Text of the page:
German Transport Minister Not a Fan of Combustion Engine Bans – Roadshow

Internal combustion is under threat, but synthetic fuels could save the old-school technology.


In a push to go carbon-neutral by 2050, proposed legislation from the European Commission would, among other things, ban the sale of new combustion-powered vehicles by 2035. In theory, this sounds like a great way of reducing emissions, but not everyone is convinced, including industrial powerhouse Germany, the EU’s most populous member state.

As reported by our frenemies at Motor1, the European nation’s minister of transport, Volker Wissing, said, “We want to allow combustion engines even after 2035.” This sounds like a significant step in the wrong direction, but there is a major asterisk attached to Wissing’s statement. The minister also said this would be permitted “only if the cars can be powered exclusively with synthetic fuels.”

Wissing suggested the EU remain “technologically neutral” when it comes to vehicle propulsion. He also argued that hydrogen and electric vehicles shouldn’t be the only path forward. These solutions may be ideal in the future, but intermediate solutions are needed between then and now.

Porsche eFuels - processPorsche eFuels - process

Porsche’s eFuel could help clean up today’s fleet of internal combustion-powered vehicles. 


If properly implemented, carbon-neutral liquid fuels, such as Porsche’s intriguing eFuel, could be a climate game-changer. Manmade fuels that are compatible with existing vehicles could allow older cars and trucks, including classic models, to be operated without damaging the environment, ditto for new combustion-powered vehicles. In this way, synthetic fuels are a stepping stone from where we’re at today to a much cleaner future.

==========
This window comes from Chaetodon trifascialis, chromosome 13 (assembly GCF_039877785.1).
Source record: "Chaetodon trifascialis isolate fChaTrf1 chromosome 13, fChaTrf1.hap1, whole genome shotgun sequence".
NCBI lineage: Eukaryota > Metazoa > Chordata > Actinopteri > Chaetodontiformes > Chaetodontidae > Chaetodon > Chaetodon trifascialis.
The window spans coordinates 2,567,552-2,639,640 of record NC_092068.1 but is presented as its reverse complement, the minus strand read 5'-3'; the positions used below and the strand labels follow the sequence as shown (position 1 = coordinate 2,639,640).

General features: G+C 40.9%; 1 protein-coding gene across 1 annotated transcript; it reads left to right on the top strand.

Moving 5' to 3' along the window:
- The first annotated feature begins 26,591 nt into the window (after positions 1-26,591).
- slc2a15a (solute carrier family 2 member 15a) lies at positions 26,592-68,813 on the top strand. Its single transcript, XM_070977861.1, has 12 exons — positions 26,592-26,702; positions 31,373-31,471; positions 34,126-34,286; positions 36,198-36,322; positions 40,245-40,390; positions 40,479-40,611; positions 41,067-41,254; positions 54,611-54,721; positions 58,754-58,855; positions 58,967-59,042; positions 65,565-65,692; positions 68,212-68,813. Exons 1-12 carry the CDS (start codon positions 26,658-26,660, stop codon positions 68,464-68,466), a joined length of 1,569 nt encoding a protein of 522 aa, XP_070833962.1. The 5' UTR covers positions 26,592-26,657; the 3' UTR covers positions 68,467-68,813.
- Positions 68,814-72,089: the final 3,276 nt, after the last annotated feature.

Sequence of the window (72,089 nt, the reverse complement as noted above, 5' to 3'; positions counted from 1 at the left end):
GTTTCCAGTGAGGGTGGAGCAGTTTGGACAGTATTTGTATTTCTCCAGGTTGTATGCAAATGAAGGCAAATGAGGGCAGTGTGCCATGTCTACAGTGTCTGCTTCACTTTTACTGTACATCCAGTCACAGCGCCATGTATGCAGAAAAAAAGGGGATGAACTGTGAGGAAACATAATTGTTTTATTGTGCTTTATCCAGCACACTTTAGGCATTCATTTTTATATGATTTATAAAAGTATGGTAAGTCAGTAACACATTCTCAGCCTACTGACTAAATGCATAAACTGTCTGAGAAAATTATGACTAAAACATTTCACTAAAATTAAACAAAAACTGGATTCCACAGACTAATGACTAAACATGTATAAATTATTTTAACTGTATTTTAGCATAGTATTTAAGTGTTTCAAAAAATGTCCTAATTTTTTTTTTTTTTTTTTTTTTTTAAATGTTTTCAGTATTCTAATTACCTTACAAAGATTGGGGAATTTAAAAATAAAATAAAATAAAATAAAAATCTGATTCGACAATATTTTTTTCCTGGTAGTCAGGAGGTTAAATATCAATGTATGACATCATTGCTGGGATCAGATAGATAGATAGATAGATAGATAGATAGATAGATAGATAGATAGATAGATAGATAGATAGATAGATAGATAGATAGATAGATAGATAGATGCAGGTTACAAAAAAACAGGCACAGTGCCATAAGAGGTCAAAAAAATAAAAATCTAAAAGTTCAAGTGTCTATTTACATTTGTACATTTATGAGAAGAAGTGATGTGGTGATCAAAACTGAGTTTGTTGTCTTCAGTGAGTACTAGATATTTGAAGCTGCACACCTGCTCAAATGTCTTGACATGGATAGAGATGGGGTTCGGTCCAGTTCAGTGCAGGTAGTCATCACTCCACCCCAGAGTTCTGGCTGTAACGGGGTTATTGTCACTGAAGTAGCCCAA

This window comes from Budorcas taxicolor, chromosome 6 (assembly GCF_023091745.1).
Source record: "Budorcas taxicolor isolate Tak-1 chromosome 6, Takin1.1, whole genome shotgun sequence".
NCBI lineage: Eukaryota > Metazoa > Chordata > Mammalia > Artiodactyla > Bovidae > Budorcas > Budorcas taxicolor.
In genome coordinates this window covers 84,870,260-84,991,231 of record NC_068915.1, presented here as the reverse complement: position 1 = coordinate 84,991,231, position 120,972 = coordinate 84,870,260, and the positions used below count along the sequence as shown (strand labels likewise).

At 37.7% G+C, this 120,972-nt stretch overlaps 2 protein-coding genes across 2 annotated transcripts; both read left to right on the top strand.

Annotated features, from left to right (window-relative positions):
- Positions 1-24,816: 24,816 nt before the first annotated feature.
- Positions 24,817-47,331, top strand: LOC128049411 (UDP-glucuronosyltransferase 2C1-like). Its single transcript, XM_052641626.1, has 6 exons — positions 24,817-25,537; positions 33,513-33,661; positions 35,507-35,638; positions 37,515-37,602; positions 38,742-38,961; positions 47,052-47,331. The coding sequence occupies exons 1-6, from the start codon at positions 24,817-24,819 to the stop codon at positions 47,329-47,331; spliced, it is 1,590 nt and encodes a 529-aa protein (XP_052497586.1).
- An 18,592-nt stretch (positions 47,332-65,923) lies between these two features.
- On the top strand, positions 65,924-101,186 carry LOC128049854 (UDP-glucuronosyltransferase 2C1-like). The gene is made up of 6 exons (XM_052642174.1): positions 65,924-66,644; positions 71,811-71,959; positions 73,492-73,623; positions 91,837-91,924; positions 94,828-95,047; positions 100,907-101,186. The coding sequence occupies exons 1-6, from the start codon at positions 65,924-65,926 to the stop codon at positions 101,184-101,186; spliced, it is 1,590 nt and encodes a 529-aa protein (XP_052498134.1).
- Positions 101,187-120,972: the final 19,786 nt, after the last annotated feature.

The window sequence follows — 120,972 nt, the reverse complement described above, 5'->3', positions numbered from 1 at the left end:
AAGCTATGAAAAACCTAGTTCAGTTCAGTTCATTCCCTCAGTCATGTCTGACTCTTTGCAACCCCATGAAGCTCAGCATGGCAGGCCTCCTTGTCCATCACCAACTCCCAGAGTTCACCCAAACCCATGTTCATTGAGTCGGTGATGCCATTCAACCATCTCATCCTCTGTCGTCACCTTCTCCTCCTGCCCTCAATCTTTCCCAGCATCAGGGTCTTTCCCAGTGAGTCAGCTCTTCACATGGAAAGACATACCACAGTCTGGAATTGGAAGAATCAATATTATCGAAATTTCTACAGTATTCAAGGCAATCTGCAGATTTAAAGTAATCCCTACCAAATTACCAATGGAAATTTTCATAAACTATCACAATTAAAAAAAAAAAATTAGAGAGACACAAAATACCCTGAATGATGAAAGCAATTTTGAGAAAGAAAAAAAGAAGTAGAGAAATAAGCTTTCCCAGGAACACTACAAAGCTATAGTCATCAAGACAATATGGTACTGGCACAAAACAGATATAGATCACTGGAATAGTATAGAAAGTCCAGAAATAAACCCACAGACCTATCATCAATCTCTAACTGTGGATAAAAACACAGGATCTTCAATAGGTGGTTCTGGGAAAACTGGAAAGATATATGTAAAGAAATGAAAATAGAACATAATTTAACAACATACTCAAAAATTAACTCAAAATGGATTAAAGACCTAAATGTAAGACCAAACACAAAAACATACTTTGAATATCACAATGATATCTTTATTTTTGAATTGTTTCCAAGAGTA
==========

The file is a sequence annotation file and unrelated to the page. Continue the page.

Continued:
All this dovetails nicely with Porsche’s eFuel strategy. The fabled sports car manufacturer is pursuing this technology as a way of complimenting its all-electric offerings, which currently includes the Taycan. eFuel is a drop-in replacement for conventional gasoline, meaning it burns exactly like the stuff derived from petroleum but it has nowhere near the same impact on the environment.

It will be interesting to see how all this shakes out. Will the EU end up banning the sale of new combustion-powered vehicles? Will synthetic fuels allow drivers to have their cake and eat it, too? All we can do right now is wait and see what happens. 

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